Citations

    Citations are extracted by the CitEc Project, subscribe to its RSS feed for this item.
    as


    Cited by:

    1. Abu Hayat Md. Saiful Islam & Joachim Braun & Andrew L. Thorne-Lyman & Akhter U. Ahmed, 2018. "Farm diversification and food and nutrition security in Bangladesh: empirical evidence from nationally representative household panel data," Food Security: The Science, Sociology and Economics of Food Production and Access to Food, Springer;The International Society for Plant Pathology, vol. 10(3), pages 701-720, June.
    2. Sicelo Ignatius Dlamini & Wen-Chi Huang, 2019. "A Double Hurdle Estimation of Sales Decisions by Smallholder Beef Cattle Farmers in Eswatini," Sustainability, MDPI, Open Access Journal, vol. 11(19), pages 1-27, September.
    3. Soumya Gupta & Vidya Vemireddy & Prabhu L. Pingali, 2019. "Nutritional outcomes of empowerment and market integration for women in rural India," Food Security: The Science, Sociology and Economics of Food Production and Access to Food, Springer;The International Society for Plant Pathology, vol. 11(6), pages 1243-1256, December.
    4. Ogutu, Sylvester Ochieng & Goedecke, Theda & Qaim, Matin, 2017. "Agricultural Commercialization and Nutrition in Smallholder Farm Households," GlobalFood Discussion Papers 257242, Georg-August-Universitaet Goettingen, GlobalFood, Department of Agricultural Economics and Rural Development.
    5. Anastasia Hervas & S. Ryan Isakson, 2020. "Commercial agriculture for food security? The case of oil palm development in northern Guatemala," Food Security: The Science, Sociology and Economics of Food Production and Access to Food, Springer;The International Society for Plant Pathology, vol. 12(3), pages 517-535, June.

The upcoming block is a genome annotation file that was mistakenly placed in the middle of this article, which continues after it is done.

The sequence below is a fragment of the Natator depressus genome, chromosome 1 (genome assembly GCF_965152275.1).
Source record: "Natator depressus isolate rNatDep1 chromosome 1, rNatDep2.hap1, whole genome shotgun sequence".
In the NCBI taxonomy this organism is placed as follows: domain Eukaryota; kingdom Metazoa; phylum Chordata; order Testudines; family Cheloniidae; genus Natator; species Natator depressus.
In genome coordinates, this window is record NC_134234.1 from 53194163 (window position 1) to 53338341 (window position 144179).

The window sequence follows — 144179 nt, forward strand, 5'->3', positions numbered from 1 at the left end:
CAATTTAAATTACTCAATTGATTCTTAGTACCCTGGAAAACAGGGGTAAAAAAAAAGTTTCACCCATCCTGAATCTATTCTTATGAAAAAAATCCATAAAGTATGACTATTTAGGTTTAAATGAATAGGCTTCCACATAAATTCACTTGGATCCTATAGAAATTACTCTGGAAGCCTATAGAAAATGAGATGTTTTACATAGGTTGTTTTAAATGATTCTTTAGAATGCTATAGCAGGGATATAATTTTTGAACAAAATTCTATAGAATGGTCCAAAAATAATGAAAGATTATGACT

6. Joe Yates & Swetha Manohar & Shiva Bhandari & Zachary Gersten & Sofia Kalamatianou & Arvin Saleh, 2018. "Building bridges and deconstructing pathways in agriculture, nutrition and health," Food Security: The Science, Sociology and Economics of Food Production and Access to Food, Springer;The International Society for Plant Pathology, vol. 10(3), pages 689-700, June.
    7. Rajabu Joseph Kangile & Charles Peter Mgeni & Zena Theopist Mpenda & Stefan Sieber, 2020. "The Determinants of Farmers’ Choice of Markets for Staple Food Commodities in Dodoma and Morogoro, Tanzania," Agriculture, MDPI, Open Access Journal, vol. 10(5), pages 1-12, April.
    8. Ruel, Marie T. & Quisumbing, Agnes R. & Balagamwala, Mysbah, 2017. "Nutrition-sensitive agriculture: What have we learned and where do we go from here?:," IFPRI discussion papers 1681, International Food Policy Research Institute (IFPRI).
    9. Isabel Lambrecht & Monica Schuster & Sarah Asare Samwini & Laura Pelleriaux, 2018. "Changing gender roles in agriculture? Evidence from 20 years of data in Ghana," Agricultural Economics, International Association of Agricultural Economists, vol. 49(6), pages 691-710, November.
    10. Sylvester Ochieng Ogutu & Theda Gödecke & Matin Qaim, 2020. "Agricultural Commercialisation and Nutrition in Smallholder Farm Households," Journal of Agricultural Economics, Wiley Blackwell, vol. 71(2), pages 534-555, June.
    11. Kuijpers, R., 2018. "The effect of agricultural commercialization on farm household dietary intake: evidence from Ethiopia, Bangladesh, and Rwanda," 2018 Conference, July 28-August 2, 2018, Vancouver, British Columbia 277083, International Association of Agricultural Economists.
    12. Ecker, Olivier, 2018. "Agricultural transformation and food and nutrition security in Ghana: Does farm production diversity (still) matter for household dietary diversity?," Food Policy, Elsevier, vol. 79(C), pages 271-282.
    13. Montalbano, P. & Pietrelli, R. & Salvatici, L., 2018. "Participation in the market chain and food security: The case of the Ugandan maize farmers," Food Policy, Elsevier, vol. 76(C), pages 81-98.
    14. Theresa Tendai Rubhara & Maxwell Mudhara & Oluwaseun Samuel Oduniyi & Michael Akwasi Antwi, 2020. "Impacts of Cash Crop Production on Household Food Security for Smallholder Farmers: A Case of Shamva District, Zimbabwe," Agriculture, MDPI, Open Access Journal, vol. 10(5), pages 1-11, May.